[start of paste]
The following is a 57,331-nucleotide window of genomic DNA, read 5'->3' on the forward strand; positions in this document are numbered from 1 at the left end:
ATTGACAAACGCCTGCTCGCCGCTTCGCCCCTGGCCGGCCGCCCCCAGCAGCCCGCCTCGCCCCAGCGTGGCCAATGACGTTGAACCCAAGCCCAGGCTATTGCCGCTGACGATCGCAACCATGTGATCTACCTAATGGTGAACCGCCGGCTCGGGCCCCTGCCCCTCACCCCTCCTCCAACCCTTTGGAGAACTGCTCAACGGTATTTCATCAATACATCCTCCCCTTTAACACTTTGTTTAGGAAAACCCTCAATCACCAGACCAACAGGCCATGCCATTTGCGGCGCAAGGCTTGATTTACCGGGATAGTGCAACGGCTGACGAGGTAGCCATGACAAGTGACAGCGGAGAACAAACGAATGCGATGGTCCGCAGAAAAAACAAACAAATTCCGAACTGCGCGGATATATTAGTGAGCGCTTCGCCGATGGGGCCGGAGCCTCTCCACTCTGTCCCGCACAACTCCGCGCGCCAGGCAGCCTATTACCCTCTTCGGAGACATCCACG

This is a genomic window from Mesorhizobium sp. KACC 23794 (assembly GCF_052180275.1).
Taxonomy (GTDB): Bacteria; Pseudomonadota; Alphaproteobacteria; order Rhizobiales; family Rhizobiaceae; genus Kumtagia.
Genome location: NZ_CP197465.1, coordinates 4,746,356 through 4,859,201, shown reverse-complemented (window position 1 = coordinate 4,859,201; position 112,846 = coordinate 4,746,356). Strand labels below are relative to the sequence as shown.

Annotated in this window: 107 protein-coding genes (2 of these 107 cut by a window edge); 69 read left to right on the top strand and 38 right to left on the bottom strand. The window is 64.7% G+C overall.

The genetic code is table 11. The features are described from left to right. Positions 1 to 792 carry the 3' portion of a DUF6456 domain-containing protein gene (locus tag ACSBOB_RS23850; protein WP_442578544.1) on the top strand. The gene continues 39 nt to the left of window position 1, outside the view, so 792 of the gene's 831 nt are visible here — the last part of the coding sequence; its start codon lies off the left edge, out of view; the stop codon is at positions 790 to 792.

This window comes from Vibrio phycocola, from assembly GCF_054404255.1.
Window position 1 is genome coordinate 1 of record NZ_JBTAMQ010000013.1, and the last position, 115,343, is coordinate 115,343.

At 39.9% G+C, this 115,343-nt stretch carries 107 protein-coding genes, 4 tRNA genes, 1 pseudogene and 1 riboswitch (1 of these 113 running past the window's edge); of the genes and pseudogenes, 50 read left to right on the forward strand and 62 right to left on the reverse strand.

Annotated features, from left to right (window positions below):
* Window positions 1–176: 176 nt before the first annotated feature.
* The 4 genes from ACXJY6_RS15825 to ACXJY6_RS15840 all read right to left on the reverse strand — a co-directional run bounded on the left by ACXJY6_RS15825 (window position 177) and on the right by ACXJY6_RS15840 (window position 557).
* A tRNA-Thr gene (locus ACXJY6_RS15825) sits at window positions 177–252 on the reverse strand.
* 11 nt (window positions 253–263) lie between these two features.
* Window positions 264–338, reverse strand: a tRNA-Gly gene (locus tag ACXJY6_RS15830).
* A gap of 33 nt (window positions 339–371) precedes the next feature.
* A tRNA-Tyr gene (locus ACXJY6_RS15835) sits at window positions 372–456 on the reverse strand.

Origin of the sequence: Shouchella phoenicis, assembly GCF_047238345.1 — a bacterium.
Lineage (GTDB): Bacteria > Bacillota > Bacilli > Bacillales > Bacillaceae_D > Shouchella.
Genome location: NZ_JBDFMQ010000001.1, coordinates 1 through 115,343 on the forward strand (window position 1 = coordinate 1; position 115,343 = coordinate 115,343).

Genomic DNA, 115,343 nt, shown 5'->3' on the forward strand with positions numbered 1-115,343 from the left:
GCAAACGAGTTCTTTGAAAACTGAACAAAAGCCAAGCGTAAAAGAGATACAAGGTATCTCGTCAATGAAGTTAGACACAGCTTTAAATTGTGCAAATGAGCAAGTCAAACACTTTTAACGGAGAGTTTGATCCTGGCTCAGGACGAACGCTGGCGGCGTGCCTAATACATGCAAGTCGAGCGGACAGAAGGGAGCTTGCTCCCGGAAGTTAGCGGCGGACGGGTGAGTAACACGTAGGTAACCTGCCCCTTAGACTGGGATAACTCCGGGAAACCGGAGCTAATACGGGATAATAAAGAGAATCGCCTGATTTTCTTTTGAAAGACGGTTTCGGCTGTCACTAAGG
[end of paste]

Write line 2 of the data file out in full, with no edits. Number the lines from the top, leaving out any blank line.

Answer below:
ATTGACAAACGCCTGCTCGCCGCTTCGCCCCTGGCCGGCCGCCCCCAGCAGCCCGCCTCGCCCCAGCGTGGCCAATGACGTTGAACCCAAGCCCAGGCTATTGCCGCTGACGATCGCAACCATGTGATCTACCTAATGGTGAACCGCCGGCTCGGGCCCCTGCCCCTCACCCCTCCTCCAACCCTTTGGAGAACTGCTCAACGGTATTTCATCAATACATCCTCCCCTTTAACACTTTGTTTAGGAAAACCCTCAATCACCAGACCAACAGGCCATGCCATTTGCGGCGCAAGGCTTGATTTACCGGGATAGTGCAACGGCTGACGAGGTAGCCATGACAAGTGACAGCGGAGAACAAACGAATGCGATGGTCCGCAGAAAAAACAAACAAATTCCGAACTGCGCGGATATATTAGTGAGCGCTTCGCCGATGGGGCCGGAGCCTCTCCACTCTGTCCCGCACAACTCCGCGCGCCAGGCAGCCTATTACCCTCTTCGGAGACATCCACG